Building the airport road
The Lagos State government has flagged off construction of the access road to the Murtala Muhammed International Airport after receiving the necessary approval from the Federal Government. This is highly commendable and all citizens should cooperate with the Akin Ambode-led Lagos government and its contractors in making the job a first rate one. Many states have acted in similar fashion on segments of federal highways in their cities. This step in Lagos, however, stands out as the most ambitious in terms of cost and scope.
The project involves rehabilitation of a segment of the 10-lane Apapa-Oshodi-Oworonsoki federal highway, and the expansion of the link to international airport terminal. The access road will be reconstructed into a 10-lane expressway in which three express lanes will be separated from two lanes for local traffic for the abutting Ajao Estate and Mafoluku.
The first part of the works takes off from the Transport Hub already under construction at Oshodi interchange to the exit to international airport. This entails massive reconstruction of the section, involving excavation and replacement of existing but silted drainage system. This is the more challenging part of the project.
The second part requires the acquisition of adjoining land on which there are existing structures housing banks, hotels, offices and residences. The buildings to be demolished have been appropriately identified and marked. The universal requirements of Resettlement Action Plan must be complied with, entailing negotiations and acceptance by the affected parties. If there is a dispute and subsequent recourse to arbitration, this could drag on unless the state ensures speedy settlement. It is hoped that Lagos State government has already made room for this in its target of 15 months for completion of the project.
In the economics of public projects, whenever the costs of compensation are prohibitive, this often becomes a deterrent; especially because there are many demands on the resources of government. There are those who have raised questions over the justification and opportunity cost of the estimated N50 billion price tag. They make a case for many secondary and tertiary roads that are full of potholes and need urgent attention. But this is frivolous.
When the questions and criticisms on the project are considered, the irrefutable fact of history is that every tenured administration decides its priority project, the legacy it will bequeath to posterity. A Lagos State that is rebranding itself has to be concerned about the first impression of a visitor arriving in the country. At present, the visage of squalor that abuts access to Nigeria’s leading airport cannot be ended soon enough.
Some of the secondary roads that people talk about are state roads. The streets to homes, are the responsibility of the local governments but this tier of government is yet to awaken to its responsibility for roads. Now that some states have carved out Local Development Areas, they must carry out an inventory of roads in their domain and plan a systematic improvement on an annual basis. In many urban areas, a policy of improving a street or two every year will eventually lead to the attainment of clean neighbourhoods because good roads are an indication of better living. Certainly the local governments have the responsibility for routine maintenance of streets and they must set a goal of zero tolerance for potholes. As a complement to such initiatives by state governments, it is important to plan for the improvement and regular routine maintenance of roads and streets used by citizens on a daily basis. There are many of them.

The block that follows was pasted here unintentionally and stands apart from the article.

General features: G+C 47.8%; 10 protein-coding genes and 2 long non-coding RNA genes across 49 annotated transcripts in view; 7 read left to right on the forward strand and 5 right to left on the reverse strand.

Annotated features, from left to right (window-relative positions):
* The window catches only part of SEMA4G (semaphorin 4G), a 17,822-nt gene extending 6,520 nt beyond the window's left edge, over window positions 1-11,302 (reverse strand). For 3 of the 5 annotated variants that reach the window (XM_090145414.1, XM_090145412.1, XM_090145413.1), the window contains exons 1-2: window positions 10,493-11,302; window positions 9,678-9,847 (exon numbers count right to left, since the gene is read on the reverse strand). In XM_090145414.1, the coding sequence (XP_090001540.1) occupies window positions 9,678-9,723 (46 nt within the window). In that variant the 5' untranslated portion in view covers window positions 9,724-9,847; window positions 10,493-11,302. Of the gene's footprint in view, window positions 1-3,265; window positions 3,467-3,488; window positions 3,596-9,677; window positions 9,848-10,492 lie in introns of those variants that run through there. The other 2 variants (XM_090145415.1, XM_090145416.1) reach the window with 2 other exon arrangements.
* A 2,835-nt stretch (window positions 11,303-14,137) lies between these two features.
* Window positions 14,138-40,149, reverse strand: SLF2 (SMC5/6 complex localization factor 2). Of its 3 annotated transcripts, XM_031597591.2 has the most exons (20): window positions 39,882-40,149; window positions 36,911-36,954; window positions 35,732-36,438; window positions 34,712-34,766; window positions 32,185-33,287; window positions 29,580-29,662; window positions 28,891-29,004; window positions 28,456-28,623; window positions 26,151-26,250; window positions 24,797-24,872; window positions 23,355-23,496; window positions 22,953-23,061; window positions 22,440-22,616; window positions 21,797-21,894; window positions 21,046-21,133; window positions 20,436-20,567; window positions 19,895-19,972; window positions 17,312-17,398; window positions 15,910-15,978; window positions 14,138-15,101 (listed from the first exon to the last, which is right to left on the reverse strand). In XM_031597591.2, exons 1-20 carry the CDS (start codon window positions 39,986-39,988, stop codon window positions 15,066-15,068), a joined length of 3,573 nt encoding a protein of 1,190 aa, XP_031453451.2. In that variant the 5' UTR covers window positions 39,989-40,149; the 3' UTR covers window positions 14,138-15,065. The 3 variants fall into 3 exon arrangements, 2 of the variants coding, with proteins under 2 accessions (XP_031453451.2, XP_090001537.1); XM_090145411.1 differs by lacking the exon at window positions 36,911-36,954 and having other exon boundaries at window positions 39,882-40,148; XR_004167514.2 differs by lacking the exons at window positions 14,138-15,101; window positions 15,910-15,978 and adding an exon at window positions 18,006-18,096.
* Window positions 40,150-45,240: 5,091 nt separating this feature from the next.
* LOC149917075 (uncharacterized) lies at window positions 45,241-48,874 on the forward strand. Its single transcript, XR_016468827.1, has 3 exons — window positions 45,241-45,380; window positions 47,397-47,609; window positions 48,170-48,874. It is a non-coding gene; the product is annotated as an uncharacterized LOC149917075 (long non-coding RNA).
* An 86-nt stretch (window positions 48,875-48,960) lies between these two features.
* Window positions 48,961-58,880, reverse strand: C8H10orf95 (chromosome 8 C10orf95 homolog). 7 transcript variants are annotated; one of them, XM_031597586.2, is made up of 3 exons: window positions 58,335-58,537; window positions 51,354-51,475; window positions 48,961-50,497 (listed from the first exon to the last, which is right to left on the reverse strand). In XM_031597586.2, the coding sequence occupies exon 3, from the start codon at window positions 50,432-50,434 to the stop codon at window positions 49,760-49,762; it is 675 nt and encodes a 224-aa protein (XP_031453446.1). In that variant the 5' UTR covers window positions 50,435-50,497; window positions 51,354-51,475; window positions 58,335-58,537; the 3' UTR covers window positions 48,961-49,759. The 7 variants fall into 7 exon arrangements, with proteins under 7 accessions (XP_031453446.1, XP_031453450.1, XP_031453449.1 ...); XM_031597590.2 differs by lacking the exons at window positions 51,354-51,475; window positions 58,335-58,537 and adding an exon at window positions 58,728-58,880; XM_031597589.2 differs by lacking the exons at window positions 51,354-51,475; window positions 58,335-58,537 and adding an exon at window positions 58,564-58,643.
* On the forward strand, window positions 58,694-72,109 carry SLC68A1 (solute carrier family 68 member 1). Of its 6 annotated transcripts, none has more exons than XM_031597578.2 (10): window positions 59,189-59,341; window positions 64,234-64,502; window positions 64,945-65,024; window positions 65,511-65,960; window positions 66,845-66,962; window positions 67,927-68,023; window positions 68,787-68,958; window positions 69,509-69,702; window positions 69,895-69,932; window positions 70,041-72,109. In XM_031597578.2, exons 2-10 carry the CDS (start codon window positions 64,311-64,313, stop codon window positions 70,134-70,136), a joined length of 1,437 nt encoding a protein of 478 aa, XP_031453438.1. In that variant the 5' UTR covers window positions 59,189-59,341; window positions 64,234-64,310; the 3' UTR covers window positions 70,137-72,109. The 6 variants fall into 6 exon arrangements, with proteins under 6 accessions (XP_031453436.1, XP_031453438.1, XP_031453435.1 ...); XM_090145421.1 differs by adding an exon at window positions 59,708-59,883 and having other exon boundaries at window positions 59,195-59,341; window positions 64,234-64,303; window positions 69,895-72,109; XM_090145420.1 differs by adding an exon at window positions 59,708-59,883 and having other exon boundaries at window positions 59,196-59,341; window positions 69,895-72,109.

While the Federal Government administers national roads and the state governments do the same for state roads, it is necessary to call on the local governments that their failure concerning roads is giving the nation and states a bad name. The enforcement of their responsibility for roads will be a relief to the Federal Government.
While Nigeria is yet to establish an agency for funding and administration of roads, there is an annual meeting of the National Council of Works, involving federal and state officials responsible for roads and housing. However, with specific aspects of public works already carved out as separate ministries or agencies, there is need for a periodic national forum on roads. Each state must institute a similar forum of state and local government officials responsible for roads.
Once again, the Lagos State project brings to the fore the experiences of other states, which developed segments of federal highways. In many cities, after the demolition of structures for the expanded right-of-way, there are shanties and slums behind the parapet of modern expressways through neighbourhoods. The subsequent improvement of such adjoining areas must therefore be included in the development agenda.
All Nigerians must applaud and support Lagos State for undertaking the construction of a befitting access road to the Murtala Muhammed International Airport and saving Nigeria the embarrassment the current blight has been.
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